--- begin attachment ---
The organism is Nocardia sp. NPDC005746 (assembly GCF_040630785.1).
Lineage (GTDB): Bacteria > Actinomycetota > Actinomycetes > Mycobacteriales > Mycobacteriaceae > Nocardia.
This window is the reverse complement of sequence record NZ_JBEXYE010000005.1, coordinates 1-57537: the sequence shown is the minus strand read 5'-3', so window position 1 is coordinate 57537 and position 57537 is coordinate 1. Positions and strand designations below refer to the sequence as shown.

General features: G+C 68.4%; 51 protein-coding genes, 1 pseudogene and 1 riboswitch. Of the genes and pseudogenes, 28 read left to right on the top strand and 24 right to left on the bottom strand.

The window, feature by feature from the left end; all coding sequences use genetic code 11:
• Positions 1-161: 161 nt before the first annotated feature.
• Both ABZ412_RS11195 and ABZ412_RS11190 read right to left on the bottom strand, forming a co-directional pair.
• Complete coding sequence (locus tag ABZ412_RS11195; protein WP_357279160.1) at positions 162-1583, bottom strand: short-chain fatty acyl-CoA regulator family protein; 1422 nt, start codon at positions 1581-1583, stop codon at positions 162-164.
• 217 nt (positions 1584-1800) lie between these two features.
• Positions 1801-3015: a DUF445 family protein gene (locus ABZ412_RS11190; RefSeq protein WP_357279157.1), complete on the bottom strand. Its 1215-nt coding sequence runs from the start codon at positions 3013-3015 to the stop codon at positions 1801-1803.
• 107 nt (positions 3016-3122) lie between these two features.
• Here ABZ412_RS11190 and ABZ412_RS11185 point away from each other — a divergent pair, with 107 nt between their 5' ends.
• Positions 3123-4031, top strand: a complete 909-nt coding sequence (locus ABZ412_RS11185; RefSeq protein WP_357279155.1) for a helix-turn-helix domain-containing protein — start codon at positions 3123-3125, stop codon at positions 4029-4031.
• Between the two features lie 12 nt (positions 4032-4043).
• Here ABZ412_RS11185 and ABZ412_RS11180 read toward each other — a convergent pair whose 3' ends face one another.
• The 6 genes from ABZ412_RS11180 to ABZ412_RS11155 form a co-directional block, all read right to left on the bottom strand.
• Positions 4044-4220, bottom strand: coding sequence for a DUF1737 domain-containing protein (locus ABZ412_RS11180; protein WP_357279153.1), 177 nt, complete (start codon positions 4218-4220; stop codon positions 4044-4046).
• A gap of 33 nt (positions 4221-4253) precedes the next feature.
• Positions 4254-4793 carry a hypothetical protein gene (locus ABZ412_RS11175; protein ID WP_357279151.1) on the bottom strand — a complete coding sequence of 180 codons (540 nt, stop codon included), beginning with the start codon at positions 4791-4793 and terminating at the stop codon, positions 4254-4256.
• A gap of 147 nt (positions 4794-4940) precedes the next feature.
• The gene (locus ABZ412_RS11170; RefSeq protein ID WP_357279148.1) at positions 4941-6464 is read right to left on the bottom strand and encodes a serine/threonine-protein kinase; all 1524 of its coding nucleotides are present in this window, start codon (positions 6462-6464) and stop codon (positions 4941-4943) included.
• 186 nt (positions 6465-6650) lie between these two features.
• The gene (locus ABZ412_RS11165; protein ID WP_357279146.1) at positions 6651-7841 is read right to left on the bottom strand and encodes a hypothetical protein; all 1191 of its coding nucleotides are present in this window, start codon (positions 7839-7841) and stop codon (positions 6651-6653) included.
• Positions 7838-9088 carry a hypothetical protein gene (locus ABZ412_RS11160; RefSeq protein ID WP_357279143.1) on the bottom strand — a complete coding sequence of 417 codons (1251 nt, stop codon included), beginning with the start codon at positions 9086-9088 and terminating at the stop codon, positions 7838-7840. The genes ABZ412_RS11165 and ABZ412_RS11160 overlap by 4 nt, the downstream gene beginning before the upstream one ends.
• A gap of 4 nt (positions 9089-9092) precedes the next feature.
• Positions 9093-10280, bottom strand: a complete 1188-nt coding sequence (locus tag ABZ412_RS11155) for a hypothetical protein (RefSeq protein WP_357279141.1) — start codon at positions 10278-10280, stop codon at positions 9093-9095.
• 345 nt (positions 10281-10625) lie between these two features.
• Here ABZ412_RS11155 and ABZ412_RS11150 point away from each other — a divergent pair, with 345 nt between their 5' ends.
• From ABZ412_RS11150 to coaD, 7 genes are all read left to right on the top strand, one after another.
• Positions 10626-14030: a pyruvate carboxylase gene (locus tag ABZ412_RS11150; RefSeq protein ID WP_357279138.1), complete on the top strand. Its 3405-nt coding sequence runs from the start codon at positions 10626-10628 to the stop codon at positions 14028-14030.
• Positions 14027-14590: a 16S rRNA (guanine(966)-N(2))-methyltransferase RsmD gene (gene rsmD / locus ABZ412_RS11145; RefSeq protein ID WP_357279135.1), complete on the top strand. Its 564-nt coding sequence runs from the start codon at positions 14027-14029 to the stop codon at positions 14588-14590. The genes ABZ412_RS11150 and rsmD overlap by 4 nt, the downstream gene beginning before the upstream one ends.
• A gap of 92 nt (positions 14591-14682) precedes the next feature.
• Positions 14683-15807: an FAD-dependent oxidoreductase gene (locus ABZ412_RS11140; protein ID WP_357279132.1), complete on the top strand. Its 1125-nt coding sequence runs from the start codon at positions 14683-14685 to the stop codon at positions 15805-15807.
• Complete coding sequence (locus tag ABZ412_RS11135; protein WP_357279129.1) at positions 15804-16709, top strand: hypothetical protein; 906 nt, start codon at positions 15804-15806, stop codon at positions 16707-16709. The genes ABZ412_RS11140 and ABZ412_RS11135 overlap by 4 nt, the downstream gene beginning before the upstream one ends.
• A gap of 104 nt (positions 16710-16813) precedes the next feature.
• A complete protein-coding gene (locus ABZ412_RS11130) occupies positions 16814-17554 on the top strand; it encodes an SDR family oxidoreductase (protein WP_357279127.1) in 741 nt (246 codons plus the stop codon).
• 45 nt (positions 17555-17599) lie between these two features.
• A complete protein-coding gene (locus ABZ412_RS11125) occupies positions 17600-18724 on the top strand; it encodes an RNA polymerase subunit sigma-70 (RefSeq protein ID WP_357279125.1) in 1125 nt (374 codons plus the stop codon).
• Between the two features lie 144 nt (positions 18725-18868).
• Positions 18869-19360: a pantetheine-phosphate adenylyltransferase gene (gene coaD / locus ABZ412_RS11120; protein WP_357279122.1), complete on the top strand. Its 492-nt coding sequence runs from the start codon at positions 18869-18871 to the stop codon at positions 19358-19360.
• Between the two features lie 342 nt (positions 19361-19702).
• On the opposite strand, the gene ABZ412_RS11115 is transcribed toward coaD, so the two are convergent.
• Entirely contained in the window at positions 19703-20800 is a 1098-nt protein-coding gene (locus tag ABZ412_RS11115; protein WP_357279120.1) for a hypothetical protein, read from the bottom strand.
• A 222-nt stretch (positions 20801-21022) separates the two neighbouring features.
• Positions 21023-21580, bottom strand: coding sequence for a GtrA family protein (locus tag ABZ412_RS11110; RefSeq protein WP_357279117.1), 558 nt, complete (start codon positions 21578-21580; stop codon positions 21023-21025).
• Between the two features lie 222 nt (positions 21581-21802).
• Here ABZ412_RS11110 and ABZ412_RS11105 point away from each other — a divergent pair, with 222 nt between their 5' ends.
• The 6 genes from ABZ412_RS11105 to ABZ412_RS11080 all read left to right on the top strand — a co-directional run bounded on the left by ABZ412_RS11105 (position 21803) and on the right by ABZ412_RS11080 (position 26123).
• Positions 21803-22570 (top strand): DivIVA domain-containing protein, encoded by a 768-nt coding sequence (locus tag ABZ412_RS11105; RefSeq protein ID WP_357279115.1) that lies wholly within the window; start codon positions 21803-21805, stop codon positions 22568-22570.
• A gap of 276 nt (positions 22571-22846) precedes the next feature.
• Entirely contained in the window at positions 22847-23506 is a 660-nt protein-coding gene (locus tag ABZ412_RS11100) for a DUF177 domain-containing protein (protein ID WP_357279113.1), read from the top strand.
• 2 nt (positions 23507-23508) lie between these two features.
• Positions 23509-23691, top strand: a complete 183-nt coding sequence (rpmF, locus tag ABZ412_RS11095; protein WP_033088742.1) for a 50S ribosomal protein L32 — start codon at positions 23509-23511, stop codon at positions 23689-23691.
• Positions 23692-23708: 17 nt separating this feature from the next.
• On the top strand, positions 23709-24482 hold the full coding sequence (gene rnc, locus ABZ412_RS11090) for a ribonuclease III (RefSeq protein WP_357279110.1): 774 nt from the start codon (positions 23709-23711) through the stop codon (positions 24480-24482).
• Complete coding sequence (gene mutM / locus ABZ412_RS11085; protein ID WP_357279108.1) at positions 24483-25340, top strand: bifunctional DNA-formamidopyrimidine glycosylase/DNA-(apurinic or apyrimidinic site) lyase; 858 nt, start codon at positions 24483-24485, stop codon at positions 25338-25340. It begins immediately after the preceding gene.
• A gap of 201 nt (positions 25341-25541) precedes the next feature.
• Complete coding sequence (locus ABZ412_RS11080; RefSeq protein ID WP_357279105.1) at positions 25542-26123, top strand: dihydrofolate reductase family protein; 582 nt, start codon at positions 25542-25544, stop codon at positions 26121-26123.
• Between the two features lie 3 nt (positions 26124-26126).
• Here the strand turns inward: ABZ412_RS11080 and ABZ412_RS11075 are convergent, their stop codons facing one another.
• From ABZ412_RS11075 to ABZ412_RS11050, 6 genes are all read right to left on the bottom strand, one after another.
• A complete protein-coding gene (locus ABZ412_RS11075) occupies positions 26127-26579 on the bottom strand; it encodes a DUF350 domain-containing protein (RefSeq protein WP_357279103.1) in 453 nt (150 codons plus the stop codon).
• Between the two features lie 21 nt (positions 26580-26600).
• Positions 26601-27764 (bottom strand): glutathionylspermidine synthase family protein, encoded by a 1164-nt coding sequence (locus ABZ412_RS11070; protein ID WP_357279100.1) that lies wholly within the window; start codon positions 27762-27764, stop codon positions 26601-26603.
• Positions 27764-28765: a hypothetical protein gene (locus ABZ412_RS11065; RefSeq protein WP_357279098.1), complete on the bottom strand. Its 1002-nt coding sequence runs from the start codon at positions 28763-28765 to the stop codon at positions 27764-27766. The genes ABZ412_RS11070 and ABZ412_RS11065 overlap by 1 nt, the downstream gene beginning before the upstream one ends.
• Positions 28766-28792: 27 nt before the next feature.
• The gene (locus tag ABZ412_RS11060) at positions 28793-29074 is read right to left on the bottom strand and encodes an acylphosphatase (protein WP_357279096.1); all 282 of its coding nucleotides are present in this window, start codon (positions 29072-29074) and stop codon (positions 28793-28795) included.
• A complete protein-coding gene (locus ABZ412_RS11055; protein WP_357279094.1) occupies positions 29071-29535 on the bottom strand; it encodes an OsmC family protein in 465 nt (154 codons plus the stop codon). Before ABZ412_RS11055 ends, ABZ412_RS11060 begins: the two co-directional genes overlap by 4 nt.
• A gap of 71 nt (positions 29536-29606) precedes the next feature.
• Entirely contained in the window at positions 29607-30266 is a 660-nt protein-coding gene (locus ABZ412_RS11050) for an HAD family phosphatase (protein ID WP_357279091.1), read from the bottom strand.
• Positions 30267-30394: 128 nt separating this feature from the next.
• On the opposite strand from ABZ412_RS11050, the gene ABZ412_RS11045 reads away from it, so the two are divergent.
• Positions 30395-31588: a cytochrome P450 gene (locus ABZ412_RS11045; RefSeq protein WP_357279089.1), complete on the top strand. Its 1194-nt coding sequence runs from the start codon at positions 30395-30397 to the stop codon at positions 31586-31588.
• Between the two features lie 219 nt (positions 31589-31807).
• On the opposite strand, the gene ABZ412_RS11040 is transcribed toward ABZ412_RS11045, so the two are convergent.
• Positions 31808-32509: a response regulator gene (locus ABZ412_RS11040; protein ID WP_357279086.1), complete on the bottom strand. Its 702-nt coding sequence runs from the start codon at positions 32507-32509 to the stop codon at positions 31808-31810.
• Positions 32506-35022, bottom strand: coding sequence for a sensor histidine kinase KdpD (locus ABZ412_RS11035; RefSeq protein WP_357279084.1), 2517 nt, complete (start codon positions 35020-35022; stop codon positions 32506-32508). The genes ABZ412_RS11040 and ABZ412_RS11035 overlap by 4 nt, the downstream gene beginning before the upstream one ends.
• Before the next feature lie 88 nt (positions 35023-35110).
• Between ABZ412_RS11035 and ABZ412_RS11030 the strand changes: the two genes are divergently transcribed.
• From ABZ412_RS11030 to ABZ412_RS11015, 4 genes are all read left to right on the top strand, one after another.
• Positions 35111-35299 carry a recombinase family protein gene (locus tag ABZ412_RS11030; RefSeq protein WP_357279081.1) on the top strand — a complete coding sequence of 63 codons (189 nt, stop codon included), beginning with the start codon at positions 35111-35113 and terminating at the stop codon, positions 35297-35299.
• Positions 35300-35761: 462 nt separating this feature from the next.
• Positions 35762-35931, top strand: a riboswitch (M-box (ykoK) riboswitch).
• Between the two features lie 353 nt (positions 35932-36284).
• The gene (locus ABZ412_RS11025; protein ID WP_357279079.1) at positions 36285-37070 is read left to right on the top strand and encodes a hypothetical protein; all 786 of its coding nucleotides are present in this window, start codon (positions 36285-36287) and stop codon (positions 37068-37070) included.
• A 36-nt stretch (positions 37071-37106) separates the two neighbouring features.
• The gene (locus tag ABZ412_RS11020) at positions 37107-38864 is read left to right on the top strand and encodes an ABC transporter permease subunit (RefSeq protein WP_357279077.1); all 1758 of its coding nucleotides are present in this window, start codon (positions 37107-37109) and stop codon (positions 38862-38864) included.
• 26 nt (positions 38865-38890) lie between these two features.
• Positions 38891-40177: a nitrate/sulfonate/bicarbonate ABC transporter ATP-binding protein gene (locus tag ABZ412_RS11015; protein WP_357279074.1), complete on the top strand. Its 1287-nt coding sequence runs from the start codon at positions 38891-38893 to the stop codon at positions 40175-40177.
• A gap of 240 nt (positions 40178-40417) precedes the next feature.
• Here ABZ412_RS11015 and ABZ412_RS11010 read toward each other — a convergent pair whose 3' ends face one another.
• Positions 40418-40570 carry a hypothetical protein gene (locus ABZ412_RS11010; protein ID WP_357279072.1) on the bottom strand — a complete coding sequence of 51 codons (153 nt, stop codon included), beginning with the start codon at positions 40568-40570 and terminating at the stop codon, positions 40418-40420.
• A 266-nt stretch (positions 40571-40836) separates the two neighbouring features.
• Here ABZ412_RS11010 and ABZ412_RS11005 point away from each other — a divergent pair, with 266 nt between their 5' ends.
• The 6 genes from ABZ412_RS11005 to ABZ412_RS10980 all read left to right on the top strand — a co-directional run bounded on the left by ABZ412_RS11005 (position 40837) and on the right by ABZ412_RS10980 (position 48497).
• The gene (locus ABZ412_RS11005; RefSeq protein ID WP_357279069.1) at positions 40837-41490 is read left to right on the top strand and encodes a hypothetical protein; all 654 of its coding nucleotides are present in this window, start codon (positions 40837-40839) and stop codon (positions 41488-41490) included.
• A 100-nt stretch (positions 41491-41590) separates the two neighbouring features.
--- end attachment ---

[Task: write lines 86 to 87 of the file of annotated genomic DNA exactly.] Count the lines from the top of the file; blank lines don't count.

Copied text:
• A 36-nt stretch (positions 37071-37106) separates the two neighbouring features.
• The gene (locus tag ABZ412_RS11020) at positions 37107-38864 is read left to right on the top strand and encodes an ABC transporter permease subunit (RefSeq protein WP_357279077.1); all 1758 of its coding nucleotides are present in this window, start codon (positions 37107-37109) and stop codon (positions 38862-38864) included.